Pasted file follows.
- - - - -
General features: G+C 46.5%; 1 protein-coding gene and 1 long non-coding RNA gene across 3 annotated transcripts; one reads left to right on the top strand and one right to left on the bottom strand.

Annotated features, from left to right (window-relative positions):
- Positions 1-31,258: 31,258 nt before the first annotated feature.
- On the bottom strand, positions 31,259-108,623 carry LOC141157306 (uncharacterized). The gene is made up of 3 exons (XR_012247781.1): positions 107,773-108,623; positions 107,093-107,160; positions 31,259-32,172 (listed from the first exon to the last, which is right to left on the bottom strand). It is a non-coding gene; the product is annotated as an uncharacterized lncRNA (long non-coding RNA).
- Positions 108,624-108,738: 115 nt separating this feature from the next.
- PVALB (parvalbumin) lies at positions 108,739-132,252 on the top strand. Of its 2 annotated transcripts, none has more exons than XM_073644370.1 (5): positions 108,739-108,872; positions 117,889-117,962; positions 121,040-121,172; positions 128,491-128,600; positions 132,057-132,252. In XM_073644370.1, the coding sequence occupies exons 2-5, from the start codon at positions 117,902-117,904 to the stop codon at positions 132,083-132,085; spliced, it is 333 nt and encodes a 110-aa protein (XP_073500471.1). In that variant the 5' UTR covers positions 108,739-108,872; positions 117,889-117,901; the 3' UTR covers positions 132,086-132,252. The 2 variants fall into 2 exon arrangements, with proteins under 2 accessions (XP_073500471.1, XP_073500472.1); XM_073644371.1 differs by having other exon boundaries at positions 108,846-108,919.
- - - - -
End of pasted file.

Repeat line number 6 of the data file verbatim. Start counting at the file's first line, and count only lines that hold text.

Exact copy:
- PVALB (parvalbumin) lies at positions 108,739-132,252 on the top strand. Of its 2 annotated transcripts, none has more exons than XM_073644370.1 (5): positions 108,739-108,872; positions 117,889-117,962; positions 121,040-121,172; positions 128,491-128,600; positions 132,057-132,252. In XM_073644370.1, the coding sequence occupies exons 2-5, from the start codon at positions 117,902-117,904 to the stop codon at positions 132,083-132,085; spliced, it is 333 nt and encodes a 110-aa protein (XP_073500471.1). In that variant the 5' UTR covers positions 108,739-108,872; positions 117,889-117,901; the 3' UTR covers positions 132,086-132,252. The 2 variants fall into 2 exon arrangements, with proteins under 2 accessions (XP_073500471.1, XP_073500472.1); XM_073644371.1 differs by having other exon boundaries at positions 108,846-108,919.